Many attorneys consider this type of lawsuit a resurrection of the SLAPP suit (strategic lawsuit against public participation). It’s apparently not a new phenomenon and has been characterized as a way for businesses and public officials to seek redress when citizens speak out against them. First Amendment proponents consider these lawsuits meritless and see them as more a method of intimidation than a form of legitimate litigation.
In the wake of these lawsuits, many states are enacting legislation to protect Internet users from prosecution due to their free expression of opinions. For those who consider the Internet their personal forum and the First Amendment their protection from prosecution for expressing their opinions, this is a saving grace. Legislation being proposed in California would make a plaintiff found to have filed a lawsuit which qualifies as a SLAPP suit liable for the defendant’s legal fees. Currently, 27 states have laws regarding SLAPP suits. (Frosch)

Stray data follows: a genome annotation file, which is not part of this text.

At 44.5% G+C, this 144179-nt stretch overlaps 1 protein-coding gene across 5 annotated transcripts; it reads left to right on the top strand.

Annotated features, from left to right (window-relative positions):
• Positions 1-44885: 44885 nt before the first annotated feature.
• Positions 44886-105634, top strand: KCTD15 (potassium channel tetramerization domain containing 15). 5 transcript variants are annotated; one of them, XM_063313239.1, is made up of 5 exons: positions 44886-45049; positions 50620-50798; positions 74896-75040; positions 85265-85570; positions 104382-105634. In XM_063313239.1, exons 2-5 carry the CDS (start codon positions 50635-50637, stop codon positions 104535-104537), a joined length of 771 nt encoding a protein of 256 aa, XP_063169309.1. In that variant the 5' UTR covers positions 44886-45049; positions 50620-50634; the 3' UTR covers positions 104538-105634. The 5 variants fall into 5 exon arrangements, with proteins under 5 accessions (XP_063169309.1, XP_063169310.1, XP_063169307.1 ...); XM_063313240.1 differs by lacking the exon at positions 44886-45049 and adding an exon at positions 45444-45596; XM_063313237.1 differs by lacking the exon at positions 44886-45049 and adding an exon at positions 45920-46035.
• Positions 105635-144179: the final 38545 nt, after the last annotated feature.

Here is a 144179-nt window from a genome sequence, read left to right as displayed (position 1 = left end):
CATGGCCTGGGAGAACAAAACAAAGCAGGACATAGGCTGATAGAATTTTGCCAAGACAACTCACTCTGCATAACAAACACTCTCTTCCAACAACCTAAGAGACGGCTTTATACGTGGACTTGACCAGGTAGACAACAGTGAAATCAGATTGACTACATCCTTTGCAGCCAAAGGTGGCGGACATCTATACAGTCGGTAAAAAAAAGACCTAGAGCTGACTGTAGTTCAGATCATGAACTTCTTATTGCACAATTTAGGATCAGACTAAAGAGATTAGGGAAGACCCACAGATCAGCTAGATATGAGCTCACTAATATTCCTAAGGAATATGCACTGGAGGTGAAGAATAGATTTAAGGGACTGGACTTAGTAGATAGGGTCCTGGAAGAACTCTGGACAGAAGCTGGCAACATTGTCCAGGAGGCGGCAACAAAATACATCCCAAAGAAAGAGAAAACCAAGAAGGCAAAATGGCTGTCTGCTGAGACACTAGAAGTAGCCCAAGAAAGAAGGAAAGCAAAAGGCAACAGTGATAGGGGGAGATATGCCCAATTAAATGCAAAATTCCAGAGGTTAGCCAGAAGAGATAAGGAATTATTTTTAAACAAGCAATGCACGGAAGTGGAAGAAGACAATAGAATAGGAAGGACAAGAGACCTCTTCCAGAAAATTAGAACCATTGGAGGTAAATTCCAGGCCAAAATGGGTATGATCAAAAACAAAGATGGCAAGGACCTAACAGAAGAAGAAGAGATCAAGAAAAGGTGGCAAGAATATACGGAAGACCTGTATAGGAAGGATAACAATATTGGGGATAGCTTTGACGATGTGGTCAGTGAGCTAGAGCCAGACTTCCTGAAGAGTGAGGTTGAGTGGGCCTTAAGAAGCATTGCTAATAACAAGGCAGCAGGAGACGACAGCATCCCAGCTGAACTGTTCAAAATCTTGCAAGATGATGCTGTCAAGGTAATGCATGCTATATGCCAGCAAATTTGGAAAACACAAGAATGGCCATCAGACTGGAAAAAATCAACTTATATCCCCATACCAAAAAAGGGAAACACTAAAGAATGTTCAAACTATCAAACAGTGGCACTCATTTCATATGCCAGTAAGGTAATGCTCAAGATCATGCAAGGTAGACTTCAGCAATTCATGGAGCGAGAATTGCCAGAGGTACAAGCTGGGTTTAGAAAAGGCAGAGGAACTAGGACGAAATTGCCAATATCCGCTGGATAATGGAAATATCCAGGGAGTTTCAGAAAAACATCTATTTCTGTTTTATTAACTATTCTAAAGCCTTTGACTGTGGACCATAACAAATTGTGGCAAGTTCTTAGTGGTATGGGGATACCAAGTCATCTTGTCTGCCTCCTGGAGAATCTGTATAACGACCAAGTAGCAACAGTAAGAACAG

“The internet and social media are certainly a great thing for people and society in general, but they are also a uniquely effective breeding ground for potentially libelous statements.” (Berg) Some websites screen for illegal or defamatory content, but it’s virtually impossible to screen every post. An important test for being potentially libelous is whether or not the statement is true or false (and can be proven as such); and if false, whether the person posting the statement knew it was not true.